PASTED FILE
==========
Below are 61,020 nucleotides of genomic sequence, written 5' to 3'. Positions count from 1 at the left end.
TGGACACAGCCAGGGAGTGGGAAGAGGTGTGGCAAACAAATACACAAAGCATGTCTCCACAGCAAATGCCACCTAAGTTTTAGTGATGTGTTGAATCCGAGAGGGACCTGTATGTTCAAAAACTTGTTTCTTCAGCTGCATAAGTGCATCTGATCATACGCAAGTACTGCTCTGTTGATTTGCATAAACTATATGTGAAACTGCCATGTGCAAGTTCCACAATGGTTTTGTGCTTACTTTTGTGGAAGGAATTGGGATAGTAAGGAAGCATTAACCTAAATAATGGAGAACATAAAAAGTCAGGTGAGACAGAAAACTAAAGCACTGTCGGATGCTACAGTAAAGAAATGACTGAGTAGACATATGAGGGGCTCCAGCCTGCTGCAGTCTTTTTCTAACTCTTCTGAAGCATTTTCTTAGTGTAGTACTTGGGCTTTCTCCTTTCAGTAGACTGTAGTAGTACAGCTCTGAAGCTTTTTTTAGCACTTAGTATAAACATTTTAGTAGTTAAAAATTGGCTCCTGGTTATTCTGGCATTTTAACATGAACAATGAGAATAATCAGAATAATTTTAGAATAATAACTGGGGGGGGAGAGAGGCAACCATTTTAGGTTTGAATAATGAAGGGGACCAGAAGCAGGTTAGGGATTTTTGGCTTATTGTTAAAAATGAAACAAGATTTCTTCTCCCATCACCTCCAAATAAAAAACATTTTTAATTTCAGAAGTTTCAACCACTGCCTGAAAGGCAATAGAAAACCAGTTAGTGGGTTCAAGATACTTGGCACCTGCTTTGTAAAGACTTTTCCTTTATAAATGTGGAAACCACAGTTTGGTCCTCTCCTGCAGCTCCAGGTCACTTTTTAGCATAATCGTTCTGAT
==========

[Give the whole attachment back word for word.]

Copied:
Below are 61,020 nucleotides of genomic sequence, written 5' to 3'. Positions count from 1 at the left end.
TGGACACAGCCAGGGAGTGGGAAGAGGTGTGGCAAACAAATACACAAAGCATGTCTCCACAGCAAATGCCACCTAAGTTTTAGTGATGTGTTGAATCCGAGAGGGACCTGTATGTTCAAAAACTTGTTTCTTCAGCTGCATAAGTGCATCTGATCATACGCAAGTACTGCTCTGTTGATTTGCATAAACTATATGTGAAACTGCCATGTGCAAGTTCCACAATGGTTTTGTGCTTACTTTTGTGGAAGGAATTGGGATAGTAAGGAAGCATTAACCTAAATAATGGAGAACATAAAAAGTCAGGTGAGACAGAAAACTAAAGCACTGTCGGATGCTACAGTAAAGAAATGACTGAGTAGACATATGAGGGGCTCCAGCCTGCTGCAGTCTTTTTCTAACTCTTCTGAAGCATTTTCTTAGTGTAGTACTTGGGCTTTCTCCTTTCAGTAGACTGTAGTAGTACAGCTCTGAAGCTTTTTTTAGCACTTAGTATAAACATTTTAGTAGTTAAAAATTGGCTCCTGGTTATTCTGGCATTTTAACATGAACAATGAGAATAATCAGAATAATTTTAGAATAATAACTGGGGGGGGAGAGAGGCAACCATTTTAGGTTTGAATAATGAAGGGGACCAGAAGCAGGTTAGGGATTTTTGGCTTATTGTTAAAAATGAAACAAGATTTCTTCTCCCATCACCTCCAAATAAAAAACATTTTTAATTTCAGAAGTTTCAACCACTGCCTGAAAGGCAATAGAAAACCAGTTAGTGGGTTCAAGATACTTGGCACCTGCTTTGTAAAGACTTTTCCTTTATAAATGTGGAAACCACAGTTTGGTCCTCTCCTGCAGCTCCAGGTCACTTTTTAGCATAATCGTTCTGAT